L&T: Through My Lens

May
2014

‘Glass’ Versus Glass


Memo to Google:

I recently tried Google Glass, and it was a fascinating and fun experience. I can see why so many people are excited about this new wearable technology.

But now I see you’ve been trying to trademark the term “Glass.” Well, I hate to break it to you, but you can’t have Glass to yourself. We in the optical industry have already laid claim to it. And although your Glass technology is impressive, ours boasts some high-tech features too. Granted, our glass can’t take videos or translate languages at the swipe of a finger. But consider the following:

  • Some major prescription labs have recently installed equipment that can produce glass lenses in state-of-the art progressive and single-vision free-form designs. Some labs have even developed their own special technologies for processing super-thin glass lenses, which minimizes the weight issue associated with stronger prescriptions.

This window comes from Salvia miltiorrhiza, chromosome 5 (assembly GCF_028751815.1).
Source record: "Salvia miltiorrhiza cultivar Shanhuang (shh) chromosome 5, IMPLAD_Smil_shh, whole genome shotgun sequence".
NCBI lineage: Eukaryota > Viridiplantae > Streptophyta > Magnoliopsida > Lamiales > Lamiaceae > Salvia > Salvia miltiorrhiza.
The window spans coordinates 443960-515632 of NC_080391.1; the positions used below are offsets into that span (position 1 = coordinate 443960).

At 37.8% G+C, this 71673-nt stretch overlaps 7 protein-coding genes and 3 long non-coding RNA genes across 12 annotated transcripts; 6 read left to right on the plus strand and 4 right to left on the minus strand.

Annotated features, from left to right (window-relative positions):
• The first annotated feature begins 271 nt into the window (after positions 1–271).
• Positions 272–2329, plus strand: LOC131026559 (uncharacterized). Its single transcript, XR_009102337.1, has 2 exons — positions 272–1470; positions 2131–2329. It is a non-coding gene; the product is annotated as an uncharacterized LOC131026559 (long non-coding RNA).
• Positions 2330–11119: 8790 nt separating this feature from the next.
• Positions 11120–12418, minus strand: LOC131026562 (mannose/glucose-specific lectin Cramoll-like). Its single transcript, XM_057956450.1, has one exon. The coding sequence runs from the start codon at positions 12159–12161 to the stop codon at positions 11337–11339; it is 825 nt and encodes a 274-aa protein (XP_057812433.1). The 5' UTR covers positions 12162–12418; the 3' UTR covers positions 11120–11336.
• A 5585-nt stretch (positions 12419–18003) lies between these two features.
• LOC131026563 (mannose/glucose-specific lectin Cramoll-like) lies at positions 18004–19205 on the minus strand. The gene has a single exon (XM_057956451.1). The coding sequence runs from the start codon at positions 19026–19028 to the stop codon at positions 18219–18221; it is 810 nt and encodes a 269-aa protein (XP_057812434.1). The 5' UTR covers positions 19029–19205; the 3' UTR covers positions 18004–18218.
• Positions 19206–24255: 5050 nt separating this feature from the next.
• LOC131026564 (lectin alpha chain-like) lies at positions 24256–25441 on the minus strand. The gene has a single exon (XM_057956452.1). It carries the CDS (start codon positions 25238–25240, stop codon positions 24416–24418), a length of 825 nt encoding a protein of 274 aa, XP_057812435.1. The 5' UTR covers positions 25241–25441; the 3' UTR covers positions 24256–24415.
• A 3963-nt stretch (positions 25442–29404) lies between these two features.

• When it comes to optical performance, glass has long been acknowledged as having superior optics. It is also the most scratch-resistant lens material and does not require scratch coating. That’s why some of the top sunglass companies in the world use glass lenses. That’s also why glass remains the favorite lens material of farmers and other workers who are tough on their eyewear.
  • Glass is more stable than other lens materials and resists warping or twisting in a frame.
  • Glass has excellent photochromic properties.

In short, glass, the original high-performance lens material, is still a great choice for many lens wearers. So… sorry Google. The optical industry has first dibs on glass, and we’re not about to give it up.

—Andrew Karp
Group Editor, Lenses and Technology
akarp@jobson.com

 

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